My contention is that when the Saxons arrived in the 7th century Bannaventa was still occupied by subservient Britons who perpetuated the 'Banna' placename element. The hilltop which spawned the original 'Banna' was by then of less importance and acquired the Old English name of 'Hryges Tor' as early charters show.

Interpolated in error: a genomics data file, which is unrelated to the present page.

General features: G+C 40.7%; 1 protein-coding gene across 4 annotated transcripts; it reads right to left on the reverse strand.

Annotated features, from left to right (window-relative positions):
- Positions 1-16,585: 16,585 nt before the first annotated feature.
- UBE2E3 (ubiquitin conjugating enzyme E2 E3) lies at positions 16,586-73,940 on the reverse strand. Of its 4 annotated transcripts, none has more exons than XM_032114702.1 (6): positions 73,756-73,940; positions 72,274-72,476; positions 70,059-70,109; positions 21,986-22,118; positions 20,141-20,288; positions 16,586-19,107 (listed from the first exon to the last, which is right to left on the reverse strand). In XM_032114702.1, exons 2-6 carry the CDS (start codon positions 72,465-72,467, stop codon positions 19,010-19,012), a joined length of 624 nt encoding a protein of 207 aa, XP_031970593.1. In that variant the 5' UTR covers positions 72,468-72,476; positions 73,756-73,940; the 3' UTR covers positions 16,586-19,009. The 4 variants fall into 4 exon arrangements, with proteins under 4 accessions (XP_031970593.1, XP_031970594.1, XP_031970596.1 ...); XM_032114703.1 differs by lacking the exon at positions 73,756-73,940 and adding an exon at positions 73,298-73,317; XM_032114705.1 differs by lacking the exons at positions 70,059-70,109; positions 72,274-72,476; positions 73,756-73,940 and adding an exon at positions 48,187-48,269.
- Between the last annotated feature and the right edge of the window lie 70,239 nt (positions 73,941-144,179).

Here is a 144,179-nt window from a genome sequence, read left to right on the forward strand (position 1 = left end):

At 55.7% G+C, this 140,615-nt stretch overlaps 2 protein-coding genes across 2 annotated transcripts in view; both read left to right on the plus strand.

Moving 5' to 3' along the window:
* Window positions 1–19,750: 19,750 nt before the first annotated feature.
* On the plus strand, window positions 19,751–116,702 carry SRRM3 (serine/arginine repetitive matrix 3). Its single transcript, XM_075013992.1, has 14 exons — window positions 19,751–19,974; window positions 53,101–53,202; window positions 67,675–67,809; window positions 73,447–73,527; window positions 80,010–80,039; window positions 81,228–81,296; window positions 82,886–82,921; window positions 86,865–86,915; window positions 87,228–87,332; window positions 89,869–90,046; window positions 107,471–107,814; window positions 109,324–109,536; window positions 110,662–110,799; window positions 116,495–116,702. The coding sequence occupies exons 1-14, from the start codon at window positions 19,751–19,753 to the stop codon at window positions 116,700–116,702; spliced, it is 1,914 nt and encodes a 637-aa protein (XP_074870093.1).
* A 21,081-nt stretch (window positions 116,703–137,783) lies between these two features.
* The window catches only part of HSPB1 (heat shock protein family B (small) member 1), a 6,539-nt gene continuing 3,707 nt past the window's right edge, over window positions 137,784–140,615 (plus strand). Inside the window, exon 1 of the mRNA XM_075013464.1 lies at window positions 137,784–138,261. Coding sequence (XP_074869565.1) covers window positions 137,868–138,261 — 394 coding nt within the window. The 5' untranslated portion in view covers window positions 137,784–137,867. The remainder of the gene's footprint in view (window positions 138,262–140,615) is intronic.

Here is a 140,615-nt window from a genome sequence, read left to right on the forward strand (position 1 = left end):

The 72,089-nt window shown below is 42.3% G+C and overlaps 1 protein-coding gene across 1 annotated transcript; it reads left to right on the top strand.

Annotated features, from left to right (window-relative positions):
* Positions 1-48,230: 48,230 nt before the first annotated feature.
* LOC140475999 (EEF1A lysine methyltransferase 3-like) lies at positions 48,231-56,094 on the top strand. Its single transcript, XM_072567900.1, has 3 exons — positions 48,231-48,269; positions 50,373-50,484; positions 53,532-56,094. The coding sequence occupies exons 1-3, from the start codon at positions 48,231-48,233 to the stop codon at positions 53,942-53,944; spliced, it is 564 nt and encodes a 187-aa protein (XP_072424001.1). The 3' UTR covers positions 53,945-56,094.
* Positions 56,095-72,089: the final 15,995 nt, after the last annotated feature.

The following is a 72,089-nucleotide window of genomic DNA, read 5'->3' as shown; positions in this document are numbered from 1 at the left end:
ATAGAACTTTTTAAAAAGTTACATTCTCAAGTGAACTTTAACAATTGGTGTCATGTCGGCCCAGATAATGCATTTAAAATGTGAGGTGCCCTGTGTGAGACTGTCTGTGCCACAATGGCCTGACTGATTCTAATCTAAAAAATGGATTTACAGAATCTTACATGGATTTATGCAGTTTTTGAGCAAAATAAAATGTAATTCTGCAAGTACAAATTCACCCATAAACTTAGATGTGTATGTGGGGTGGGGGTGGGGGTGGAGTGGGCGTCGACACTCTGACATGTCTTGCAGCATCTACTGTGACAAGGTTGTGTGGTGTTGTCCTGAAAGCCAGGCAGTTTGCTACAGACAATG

Granted, Old English 'bana' can have the meaning of slayer or murderer, but water sources were of great importance and usually treated as holy sites. It was more likely to receive coins or tokens than the bodies of criminals! HJ.
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